International mediaNews and Events
SAN JOSE, CA: It’s funny how a Facebook post can lead to a story, but that’s the way my mind functions. A journalist, it is said, can find a story even when nothing is apparent to others. And others will miss one even when it’s right under their nose.
My good friend Rizwan Razi of the Dada Pota fame yesterday posted on Facebook a comment that it was a shame that Jang and then a score of other newspapers and television channels have wrongly displayed a picture of a young Kashmiri girl as being that of Rimsha Masih of the recent blasphemy case uproar.
Of course he’s right. Somebody did not do his job right. Somebody did not follow up. Somebody did not check. It was initially a case of extreme carelessness and then of the blind following the blind.
Further down the post, when I corrected a spelling, as is my habit as a journalist, teacher and writer, some people got offended. How can I, as a journalist, look the other way when people who are in the media or talking to the media, even if it’s on Facebook, spell media as ‘meedia’, definition as ‘defination’, synonym as ‘sysnonym’, really as ‘realy’ , Muslim as ‘nuslim’, propaganda as ‘propgenda’ etc. etc.
Also I was appalled by the blatant use of incorrect phraseology and there were many. As a rule one should try and keep their written language as simple as possible so people understand what is being written or said. So when somebody writes, “They make us like rain worms” what can one possibly understand from that. I think such a sentence needs translation and context to be comprehensible.
Then there was: “To hell this journalism!”
I presume the author of this jewel meant “To hell with journalism.” She certainly did a good job of sending journalism to hell. She also put forth this beauty, her opinion on Pakistani journalists: “Its now have become another teotology for colloquialism.”
I venture she meant to say ‘tautology’… and for what she actually meant, I guess I will need a translator and a philosopher.
And there was more…
But not to diverge from the main point; there is no excuse for bad journalism and bad journalistic practices.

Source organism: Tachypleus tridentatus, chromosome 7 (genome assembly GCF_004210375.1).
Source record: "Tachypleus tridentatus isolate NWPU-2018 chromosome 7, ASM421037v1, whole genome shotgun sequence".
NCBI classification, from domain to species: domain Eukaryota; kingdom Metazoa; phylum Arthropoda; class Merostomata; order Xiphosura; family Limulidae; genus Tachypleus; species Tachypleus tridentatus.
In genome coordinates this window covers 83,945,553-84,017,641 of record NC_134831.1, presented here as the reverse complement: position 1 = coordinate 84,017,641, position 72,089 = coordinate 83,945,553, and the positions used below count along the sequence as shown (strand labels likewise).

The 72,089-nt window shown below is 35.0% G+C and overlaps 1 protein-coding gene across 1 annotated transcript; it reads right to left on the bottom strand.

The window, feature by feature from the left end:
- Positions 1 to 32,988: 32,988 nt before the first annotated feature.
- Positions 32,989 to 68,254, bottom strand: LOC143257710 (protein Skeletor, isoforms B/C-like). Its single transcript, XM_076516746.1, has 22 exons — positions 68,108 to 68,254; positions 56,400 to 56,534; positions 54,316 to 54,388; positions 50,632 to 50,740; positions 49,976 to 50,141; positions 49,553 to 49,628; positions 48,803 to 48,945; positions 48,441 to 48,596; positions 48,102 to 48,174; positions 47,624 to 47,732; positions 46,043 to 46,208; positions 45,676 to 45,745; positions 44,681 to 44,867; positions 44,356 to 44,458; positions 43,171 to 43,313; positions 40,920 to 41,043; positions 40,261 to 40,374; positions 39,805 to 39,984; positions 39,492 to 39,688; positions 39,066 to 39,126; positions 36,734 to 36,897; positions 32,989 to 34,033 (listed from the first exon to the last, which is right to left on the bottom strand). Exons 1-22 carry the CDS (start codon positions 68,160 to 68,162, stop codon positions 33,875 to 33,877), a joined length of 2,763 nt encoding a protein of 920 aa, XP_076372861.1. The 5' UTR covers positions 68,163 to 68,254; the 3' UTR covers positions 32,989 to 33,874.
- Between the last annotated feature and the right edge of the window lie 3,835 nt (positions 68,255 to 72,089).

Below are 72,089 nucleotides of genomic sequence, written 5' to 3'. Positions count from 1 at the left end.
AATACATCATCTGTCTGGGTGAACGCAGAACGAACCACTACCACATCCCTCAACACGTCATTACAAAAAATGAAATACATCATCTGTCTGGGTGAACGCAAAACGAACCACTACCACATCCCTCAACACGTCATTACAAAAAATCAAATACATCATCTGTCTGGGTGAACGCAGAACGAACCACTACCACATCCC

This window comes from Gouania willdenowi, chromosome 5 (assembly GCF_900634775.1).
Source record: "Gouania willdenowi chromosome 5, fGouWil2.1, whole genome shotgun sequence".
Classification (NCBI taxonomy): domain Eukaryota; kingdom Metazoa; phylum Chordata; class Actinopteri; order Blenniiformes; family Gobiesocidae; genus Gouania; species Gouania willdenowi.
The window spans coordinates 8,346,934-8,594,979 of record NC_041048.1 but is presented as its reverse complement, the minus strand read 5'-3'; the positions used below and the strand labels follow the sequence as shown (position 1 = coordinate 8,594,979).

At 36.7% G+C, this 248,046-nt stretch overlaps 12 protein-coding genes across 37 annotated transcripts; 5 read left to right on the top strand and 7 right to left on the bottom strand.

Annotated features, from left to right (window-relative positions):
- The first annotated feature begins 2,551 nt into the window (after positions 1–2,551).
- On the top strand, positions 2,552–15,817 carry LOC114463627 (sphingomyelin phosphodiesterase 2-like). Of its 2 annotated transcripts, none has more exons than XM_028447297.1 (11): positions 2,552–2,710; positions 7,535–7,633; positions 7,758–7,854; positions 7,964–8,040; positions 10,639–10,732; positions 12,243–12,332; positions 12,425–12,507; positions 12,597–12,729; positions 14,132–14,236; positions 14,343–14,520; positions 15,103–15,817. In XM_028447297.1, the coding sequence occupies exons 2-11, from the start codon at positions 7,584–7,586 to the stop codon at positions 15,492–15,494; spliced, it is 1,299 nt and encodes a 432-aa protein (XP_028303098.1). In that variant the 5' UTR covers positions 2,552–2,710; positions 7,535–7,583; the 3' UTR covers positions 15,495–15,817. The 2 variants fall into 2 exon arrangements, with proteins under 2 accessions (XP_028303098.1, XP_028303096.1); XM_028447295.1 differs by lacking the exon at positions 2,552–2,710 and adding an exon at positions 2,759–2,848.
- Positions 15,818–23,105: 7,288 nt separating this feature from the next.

The Rimsha picture that was printed by Jang and others was the wrong one. It is now in the open. Yet, has anybody come forward to take responsibility?
I don’t think so.
It’s not in our culture to admit a mistake. Izzat ka masla hai na!
In fact everything is.
There was this young reporter, referred by a celebrated talk show anchor with a certain infatuation with Veena Malik, who sat all day in the newsroom and boasted about what a great reporter he was. After three days of listening to this, I decided to have a chat with this young Hamid Mir wannabe.
“I haven’t seen a story from you yet,” I pointed out. “All the other reporters have submitted something or the other.”
“No problem, sir. I have 10 stories….”
“I need one,” I said.
After four days, during which he expertly dodged the chief reporter and the news editor, he slipped into my office with a sheepish look.
“The story….” I reminded him.
He pushed forward a single sheet. One glance at it and I saw it was three paragraphs.
After a week of waiting, I got three paragraphs.
I wish I had kept that story. Suffice to say, it was a waste of time and effort. The language was poor. It had no start, no middle and certainly no end. It was conjecture, opinion and exaggeration. It was biased.
He left me with no option.
I didn’t want him.
So he was fired. He left telling me I didn’t know what I had missed!
If you look around the newsroom of our newspapers and TV channels you will find many like him; they have a gift of the gab and nothing to back it up with. They do not know the basics of journalism - the what, who, why, when or where – and they don’t care.
These stars of the newsroom are the ones who have relatives who are related to the PM, the president, the chief of army staff…. or so we are made to believe. Their cha-chas and ma-maas are the editor, the director news, the CEO.
You cannot tell them what to do. They know it all.
“Sub chalta hai,” I have heard in more than one newsroom, if not the infamous, “Jaanay do; dekha jaey gaa!!”
What else, but wrong photographs and contentious reports can one expect with such work ethic in place?
When a story is gotten on the phone?
When there is no confirming the reliability or authenticity of the report?
When the reporters and editors have their own agenda that has nothing to do with journalism?
When there are no checks in place to catch a mistake?
When nobody cares?
That is a fabulous article. Very enjoyable and very true.
Sherjeel Moeed ( Islamabad ), Date : September 11, 2012
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